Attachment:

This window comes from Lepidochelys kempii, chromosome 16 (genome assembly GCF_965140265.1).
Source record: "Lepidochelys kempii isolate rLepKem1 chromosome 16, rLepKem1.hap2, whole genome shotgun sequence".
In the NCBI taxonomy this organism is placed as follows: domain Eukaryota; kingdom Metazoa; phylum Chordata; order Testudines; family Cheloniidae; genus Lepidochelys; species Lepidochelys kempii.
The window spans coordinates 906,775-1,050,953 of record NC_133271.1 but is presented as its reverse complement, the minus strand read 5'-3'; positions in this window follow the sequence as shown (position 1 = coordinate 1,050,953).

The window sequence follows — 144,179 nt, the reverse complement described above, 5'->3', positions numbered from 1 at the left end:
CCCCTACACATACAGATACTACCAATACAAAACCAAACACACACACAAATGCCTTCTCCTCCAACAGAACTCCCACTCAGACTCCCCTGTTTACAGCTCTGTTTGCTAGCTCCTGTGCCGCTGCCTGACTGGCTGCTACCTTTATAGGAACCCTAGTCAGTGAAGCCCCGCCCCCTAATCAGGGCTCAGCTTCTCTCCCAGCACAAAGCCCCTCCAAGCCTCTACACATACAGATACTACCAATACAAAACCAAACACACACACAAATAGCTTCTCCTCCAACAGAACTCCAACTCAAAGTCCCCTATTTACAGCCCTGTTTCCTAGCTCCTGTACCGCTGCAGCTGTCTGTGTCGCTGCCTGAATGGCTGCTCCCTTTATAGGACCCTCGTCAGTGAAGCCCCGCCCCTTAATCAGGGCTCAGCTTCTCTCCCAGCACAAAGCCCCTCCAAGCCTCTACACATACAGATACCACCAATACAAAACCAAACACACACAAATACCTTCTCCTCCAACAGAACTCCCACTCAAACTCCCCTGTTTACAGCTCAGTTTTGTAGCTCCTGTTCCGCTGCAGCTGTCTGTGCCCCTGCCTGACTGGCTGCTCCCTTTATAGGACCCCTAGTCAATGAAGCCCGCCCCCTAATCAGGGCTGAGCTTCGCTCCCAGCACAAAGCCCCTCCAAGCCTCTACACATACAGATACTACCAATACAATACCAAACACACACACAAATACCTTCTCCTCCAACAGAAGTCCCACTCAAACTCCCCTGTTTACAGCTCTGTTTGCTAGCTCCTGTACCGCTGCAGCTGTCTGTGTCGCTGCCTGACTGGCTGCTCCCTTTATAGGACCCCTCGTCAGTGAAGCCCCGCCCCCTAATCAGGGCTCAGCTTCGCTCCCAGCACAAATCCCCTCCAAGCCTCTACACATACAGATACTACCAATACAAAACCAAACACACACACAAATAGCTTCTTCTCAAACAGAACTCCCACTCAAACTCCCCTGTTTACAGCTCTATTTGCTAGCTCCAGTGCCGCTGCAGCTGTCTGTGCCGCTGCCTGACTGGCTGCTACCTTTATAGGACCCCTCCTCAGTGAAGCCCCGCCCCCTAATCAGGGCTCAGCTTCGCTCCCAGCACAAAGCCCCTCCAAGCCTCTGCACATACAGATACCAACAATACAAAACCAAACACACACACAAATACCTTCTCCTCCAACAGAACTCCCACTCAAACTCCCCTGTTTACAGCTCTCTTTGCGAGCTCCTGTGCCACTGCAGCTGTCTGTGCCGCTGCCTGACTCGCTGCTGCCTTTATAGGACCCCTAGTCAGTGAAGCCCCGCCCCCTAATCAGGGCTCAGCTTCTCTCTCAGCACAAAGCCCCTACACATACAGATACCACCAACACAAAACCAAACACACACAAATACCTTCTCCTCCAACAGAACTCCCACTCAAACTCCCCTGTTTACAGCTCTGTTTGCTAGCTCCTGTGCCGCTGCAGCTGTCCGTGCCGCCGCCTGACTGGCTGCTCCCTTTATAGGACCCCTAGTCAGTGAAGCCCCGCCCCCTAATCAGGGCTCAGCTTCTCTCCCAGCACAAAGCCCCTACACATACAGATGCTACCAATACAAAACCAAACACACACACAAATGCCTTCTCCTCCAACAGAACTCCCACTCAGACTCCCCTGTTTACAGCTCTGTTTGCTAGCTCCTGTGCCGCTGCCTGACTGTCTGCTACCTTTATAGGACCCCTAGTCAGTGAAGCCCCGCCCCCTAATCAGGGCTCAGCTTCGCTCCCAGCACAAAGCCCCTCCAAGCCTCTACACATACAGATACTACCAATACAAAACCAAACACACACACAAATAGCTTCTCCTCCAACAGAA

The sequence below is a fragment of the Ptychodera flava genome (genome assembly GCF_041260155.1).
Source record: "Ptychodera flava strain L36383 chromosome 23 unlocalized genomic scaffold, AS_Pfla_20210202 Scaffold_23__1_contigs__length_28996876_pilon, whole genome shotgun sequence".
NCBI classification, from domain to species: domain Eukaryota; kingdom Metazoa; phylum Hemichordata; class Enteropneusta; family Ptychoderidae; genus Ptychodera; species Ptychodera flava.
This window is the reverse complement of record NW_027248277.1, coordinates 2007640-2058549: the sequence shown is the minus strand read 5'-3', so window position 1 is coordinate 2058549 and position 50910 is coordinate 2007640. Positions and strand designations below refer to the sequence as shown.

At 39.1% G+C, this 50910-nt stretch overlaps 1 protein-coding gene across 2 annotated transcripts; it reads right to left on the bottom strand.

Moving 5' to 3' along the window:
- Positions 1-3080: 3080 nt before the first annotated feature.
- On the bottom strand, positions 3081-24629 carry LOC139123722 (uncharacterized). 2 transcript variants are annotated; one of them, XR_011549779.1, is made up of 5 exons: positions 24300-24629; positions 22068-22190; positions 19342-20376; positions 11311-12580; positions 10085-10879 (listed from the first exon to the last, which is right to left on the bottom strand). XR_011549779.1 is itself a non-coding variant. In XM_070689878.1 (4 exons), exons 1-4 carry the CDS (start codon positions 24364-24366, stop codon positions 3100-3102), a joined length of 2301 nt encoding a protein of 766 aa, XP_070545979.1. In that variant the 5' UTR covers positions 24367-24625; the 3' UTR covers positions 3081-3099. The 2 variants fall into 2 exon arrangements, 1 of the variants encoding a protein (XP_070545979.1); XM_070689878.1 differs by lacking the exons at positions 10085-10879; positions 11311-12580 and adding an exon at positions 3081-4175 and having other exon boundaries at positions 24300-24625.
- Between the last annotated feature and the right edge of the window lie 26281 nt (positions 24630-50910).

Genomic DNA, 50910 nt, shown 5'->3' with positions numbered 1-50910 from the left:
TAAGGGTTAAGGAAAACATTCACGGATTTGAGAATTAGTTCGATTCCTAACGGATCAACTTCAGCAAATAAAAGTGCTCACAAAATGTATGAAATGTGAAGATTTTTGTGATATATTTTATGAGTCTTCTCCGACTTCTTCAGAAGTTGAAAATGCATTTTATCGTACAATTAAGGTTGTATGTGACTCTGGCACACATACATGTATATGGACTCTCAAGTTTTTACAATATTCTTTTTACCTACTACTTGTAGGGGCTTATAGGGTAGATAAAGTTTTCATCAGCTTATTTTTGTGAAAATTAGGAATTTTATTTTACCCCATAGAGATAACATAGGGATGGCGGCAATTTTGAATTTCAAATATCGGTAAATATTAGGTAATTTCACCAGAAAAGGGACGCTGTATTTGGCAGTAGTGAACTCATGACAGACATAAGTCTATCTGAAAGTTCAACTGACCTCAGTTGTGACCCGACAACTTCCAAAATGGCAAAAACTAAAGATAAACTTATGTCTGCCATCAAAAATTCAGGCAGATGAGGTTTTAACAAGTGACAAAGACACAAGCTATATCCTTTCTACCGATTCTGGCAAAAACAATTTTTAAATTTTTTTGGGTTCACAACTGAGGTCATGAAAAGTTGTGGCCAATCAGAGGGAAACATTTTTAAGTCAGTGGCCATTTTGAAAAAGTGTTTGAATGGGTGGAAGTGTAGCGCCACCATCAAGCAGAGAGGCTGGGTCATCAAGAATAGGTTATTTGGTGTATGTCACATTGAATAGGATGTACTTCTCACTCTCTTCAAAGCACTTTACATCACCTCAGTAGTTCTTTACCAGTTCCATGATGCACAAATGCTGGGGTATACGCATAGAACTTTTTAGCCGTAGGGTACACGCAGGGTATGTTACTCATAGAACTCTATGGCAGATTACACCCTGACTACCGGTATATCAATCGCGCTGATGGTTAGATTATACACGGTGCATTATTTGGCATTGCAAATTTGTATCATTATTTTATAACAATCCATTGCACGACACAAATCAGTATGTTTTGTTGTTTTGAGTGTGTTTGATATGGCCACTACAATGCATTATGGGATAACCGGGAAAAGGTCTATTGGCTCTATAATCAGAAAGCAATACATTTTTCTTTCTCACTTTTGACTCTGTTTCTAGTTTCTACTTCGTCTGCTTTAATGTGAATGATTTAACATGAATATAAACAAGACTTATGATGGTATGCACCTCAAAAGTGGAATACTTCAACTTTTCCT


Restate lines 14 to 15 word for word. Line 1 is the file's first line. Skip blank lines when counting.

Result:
- On the bottom strand, positions 3081-24629 carry LOC139123722 (uncharacterized). 2 transcript variants are annotated; one of them, XR_011549779.1, is made up of 5 exons: positions 24300-24629; positions 22068-22190; positions 19342-20376; positions 11311-12580; positions 10085-10879 (listed from the first exon to the last, which is right to left on the bottom strand). XR_011549779.1 is itself a non-coding variant. In XM_070689878.1 (4 exons), exons 1-4 carry the CDS (start codon positions 24364-24366, stop codon positions 3100-3102), a joined length of 2301 nt encoding a protein of 766 aa, XP_070545979.1. In that variant the 5' UTR covers positions 24367-24625; the 3' UTR covers positions 3081-3099. The 2 variants fall into 2 exon arrangements, 1 of the variants encoding a protein (XP_070545979.1); XM_070689878.1 differs by lacking the exons at positions 10085-10879; positions 11311-12580 and adding an exon at positions 3081-4175 and having other exon boundaries at positions 24300-24625.
- Between the last annotated feature and the right edge of the window lie 26281 nt (positions 24630-50910).